Simple MIDI thru box

midithru

[Aris] has quite a few MIDI devices that only have in and out ports. To chain together multiple devices, the MIDI slaves must have a “thru” port. Instead of daisy chaining, a better solution is to build a thru box to split the signal from the master. [Aris]‘s thru box design uses an optocoupler on the input, which connected to 74HC14 hex inverting Schmitt trigger. The schematic shows three outputs, but there’s room for adding two more. A useful bit of kit for only a two hour job.

Boxee on Apple TV 2.3 firmware

We heard some fear mongering that Apple had released Apple TV firmware 2.3 to break Boxee and XBMC. It certainly was a side effect of the upgrade, but that doesn’t matter now since a new version of ATV USB Creator has been released to work with the new firmware. So, everything is essentially back to normal for the two media center programs.

25th Chaos Communication Congress schedule

The team behind 25C3 has published the first draft of this year’s schedule. The annual Chaos Communication Congress is happening December 27th to 30th in Berlin, Germany. There are plenty of interesting talks already in place. We’re spotting things we want to attend already: The conference starts off with how to solar power your gear, which is followed by open source power line communication. A TOR-based VPN, an open source BIOS, rapid prototyping, holographic techniques, and running your own GSM network are on the bill too.

We’ll have at least three Hack a Day contributors in attendance. Last year featured two of our favorite conference talks: [Drew Endy]‘s Biohacking and the MiFare crypto1 RFID crack. We hope to see you there.

Notacon call for papers

notaconbadge

Notacon has just announced their first round of talk selections. The Cleveland, OH area hacker conference will be celebrating its sixth year April 16th-19th. When we attended this year we saw talks that ranged from circuit bending to the infamous TSA bagcam. Self-taught silicon designer [Jeri Ellsworth] presented on FPGA demoing. [Trixter] covered his demo archiving process. You can find a video archive of this year’s talks here.

We’re really looking forward to the conference. [SigFLUP] is already on the schedule to cover Sega Genesis development. Get your talk in soon though; they’re already handing out space to the knitters.

Hey, look there, a dancing robot.

People often accuse the computer of cheating when it is the opponent. This could be partially attributed to the fact that you don’t have a physical representation to identify with, the computer seems like an all knowing adversary that divines your moves from the aether. The chief cook actually does try to cheat though. They’ve trained it to play pong, all the while trying to distract you. Upon winning, it lashes out the insults pretty well too. We’ve seen the chief cook before. Last time, he was learning to cook. What will his next adventure be?

[thanks Eric]

Bicycling in the fall

bicycle

Every year, as it gets cold, many of us put our faithful two wheeled companion away for the winter.  Despite that, there have been a veritable smorgasbord of bicycle related projects posted to instructables this last week. In honor of our human powered transportation, lets take a peak at a few projects.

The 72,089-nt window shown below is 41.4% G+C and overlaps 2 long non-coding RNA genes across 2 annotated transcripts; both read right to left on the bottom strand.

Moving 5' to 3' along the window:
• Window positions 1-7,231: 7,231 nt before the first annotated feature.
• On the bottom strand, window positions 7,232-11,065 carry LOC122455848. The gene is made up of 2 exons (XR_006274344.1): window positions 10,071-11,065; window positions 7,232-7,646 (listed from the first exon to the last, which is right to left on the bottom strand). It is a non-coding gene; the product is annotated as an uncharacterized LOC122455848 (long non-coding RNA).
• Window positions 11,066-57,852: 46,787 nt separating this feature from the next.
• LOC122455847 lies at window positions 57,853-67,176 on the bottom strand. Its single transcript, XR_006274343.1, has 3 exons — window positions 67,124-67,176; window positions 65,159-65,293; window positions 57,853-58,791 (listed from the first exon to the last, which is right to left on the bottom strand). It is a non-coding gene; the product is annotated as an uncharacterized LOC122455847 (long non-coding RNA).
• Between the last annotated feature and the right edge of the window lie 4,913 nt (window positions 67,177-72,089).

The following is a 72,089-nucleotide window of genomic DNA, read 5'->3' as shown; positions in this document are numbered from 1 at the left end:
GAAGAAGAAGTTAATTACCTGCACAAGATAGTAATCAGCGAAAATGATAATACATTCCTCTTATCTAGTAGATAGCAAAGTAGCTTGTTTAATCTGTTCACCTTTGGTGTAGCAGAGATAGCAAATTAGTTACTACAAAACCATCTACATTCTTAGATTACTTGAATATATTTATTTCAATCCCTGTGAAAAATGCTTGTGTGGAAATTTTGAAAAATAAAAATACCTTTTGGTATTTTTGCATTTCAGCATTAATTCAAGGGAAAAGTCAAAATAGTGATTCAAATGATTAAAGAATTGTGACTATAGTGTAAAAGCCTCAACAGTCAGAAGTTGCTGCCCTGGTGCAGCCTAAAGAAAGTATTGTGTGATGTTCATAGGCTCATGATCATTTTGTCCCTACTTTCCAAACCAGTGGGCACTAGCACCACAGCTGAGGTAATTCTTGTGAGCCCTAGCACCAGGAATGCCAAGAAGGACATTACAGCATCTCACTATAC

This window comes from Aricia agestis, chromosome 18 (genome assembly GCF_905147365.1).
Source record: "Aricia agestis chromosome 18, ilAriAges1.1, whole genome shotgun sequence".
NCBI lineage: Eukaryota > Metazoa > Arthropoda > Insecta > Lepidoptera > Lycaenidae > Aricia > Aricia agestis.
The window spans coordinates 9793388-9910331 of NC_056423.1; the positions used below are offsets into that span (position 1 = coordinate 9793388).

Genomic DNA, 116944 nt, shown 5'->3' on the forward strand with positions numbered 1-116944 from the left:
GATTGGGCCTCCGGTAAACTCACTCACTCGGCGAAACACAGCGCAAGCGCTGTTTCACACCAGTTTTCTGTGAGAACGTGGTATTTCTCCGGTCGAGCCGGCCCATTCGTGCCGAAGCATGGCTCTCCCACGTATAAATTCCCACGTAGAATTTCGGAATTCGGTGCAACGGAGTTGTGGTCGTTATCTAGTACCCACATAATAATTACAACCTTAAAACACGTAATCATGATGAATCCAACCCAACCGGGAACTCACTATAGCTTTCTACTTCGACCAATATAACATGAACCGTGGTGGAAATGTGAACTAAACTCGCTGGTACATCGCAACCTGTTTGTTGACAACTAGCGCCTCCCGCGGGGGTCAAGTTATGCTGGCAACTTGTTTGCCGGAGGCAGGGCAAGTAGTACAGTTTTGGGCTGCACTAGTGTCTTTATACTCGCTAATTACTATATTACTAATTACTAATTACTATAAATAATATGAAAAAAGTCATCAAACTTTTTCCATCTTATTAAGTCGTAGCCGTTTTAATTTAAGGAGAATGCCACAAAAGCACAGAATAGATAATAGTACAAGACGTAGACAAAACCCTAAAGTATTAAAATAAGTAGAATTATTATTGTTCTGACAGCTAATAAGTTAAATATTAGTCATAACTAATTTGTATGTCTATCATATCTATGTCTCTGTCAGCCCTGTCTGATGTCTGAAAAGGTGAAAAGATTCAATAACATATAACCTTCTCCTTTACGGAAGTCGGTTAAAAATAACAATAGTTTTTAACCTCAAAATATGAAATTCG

Bicycle safety is always paramount. They can be fairly difficult to see compared to a car. There are many ways to make them easier to spot, such as wrapping them in reflective material, or adding blinking tail lights. Even if people do see us, they often have no idea where we are planning on going. To remedy this, we can always add turn signals. It can also be hard to see where you are going at times. Adding a head light, or helmet light can really help. If you’re not a big fan of LEDs and want a little retro flair, you can always add an oil lamp.

For those who live in warmer climates, or just can’t give up their bicycles, you may wish to add some festive decorations. Covering your bike in Christmas lights doesn’t look too difficult, and a CFL lit wheel is a cheap way of adding some cool effects.

A Basic stamp supercomputer

basic_super

Hobby super computer building isn’t something you hear about every day. This project is even more peculiar due to the fact that it is a supercomputer built with BASIC Stamps. [humanoido] posted some great pictures and detailed info about his project. We’re not completely sure what definition of supercomputer he’s using, but he states that it beats out the others in 10 categories. Those categories are: smaller, lighter, portable, field operable, runs on batteries, has greatest number of input/output, has greatest number of sensors/variety, lowest power consumption, lowest unit cost, and easiest to program. Those sound a little more like features than supercomputing categories to us, but that doesn’t detract from the fact that this is one cool jumble of wires.

You may be wondering what it does. Well, so are we. From what he says, it talks in Chinese and English and has a plethora of other input and output devices. It also displays status of its internal communications. Catch a video after the break.

[Read more...]

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